According to Wine Australia’s Export Report, Australian wine exports are down 10 per cent in value and one per cent in volume for the year ending June 2023.
Ending with a total value of $1.87 billion, down from $2.01 billion in September 2022, declining exports to the US and UK are partially to blame as packaged exports to the US decreased, while pre-Brexit and COVID-related demands slowed in the UK.
Export volume was comparatively stable as short-term supply-driven increases in unpackaged wine shipments, especially to Canada, were outweighed by declines in volume to many of Australia’s export destinations.
Peter Bailey, Manager of Market Insights at Wine Australia, said more than half the decline in Australia’s export value took place in shipments with an average value between $2.50 to $4.99 per litre free on board (FOB), which are generally wines exported in their final packaging and sold in lower priced retail segments.
“Wine consumption in mature markets is in decline, driven by decreases in the commercial price segments. This is impacting Australia’s export performance, especially in the US, as Australia is very exposed to the price segments in decline,” said Bailey.
These figures reflect global trends, with drinks analysts IWSR reporting global wine consumption had decreased by three per cent in 2022, except for premium wines, which continued to enjoy modest growth.
“According to IWSR, the value of global premium wine sales grew by 2 per cent in 2022, a lower growth rate compared to recent years due to economic and inflationary pressures. Globally, consumers are cutting back on alcohol spending as prices rise for food and other necessities but are choosing to drink less often rather than trade down price segments,” said Bailey.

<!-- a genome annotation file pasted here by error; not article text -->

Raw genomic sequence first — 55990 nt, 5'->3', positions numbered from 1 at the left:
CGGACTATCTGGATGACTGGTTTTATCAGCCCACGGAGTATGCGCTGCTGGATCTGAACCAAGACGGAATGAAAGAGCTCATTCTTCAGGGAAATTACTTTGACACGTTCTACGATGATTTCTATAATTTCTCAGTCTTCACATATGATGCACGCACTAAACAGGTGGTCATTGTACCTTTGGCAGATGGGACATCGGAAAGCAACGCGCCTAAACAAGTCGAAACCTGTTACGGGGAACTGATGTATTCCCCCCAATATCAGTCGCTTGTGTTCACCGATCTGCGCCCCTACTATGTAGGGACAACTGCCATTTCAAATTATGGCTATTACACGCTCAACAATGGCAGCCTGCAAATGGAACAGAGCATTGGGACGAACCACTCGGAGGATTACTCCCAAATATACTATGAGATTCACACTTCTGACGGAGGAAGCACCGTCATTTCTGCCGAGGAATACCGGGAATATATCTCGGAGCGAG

The report also revealed that exports with an average value below $5 per litre declined by 11 per cent in value but increased by 1 per cent in volume, but exports above $5 per litre declined by 14 per cent in volume and 9 per cent in value.
“The increase in unpackaged exports and the decline in packaged exports has resulted in the share of unpackaged exports growing by 8 percentage points to a 69 per cent volume share. This has an impact on the overall average value of exports, as unpackaged exports do not include packaging costs and are therefore inherently lower in value,” said Bailey.
Australian wine was exported to 117 global destinations during the year, up from 112 in 2022. Sixty-six of these destinations recorded growth in the value of exports during the year, while 51 declined.
Australia’s top five markets by value were:
- UK (down 14 per cent to $364 million, 20 per cent share of total export value)
- US (down 18 per cent to $359 million, 19 per cent share of total export value)
- Hong Kong (up 29 per cent to $220 million, 12 per cent share of total export value)
- Canada (down 6 per cent to $163 million, 9 per cent share of total export value), and
- Singapore (down 24 per cent to $128 million, 7 per cent share of total export value)
Australia’s top five markets by volume were:
- UK (down 3 per cent to 220 million litres, 35 per cent share of total export volume)
- US (down 3 per cent to 135 million litres, 22 per cent share of total export volume)
- Canada (up 43 per cent to 77 million litres, 12 per cent share of total export volume)
- New Zealand (down 3 per cent to 31 million litres, 5 per cent share of total export volume), and
- Germany (down 12 per cent to 28 million litres, 5 per cent share of total export volume)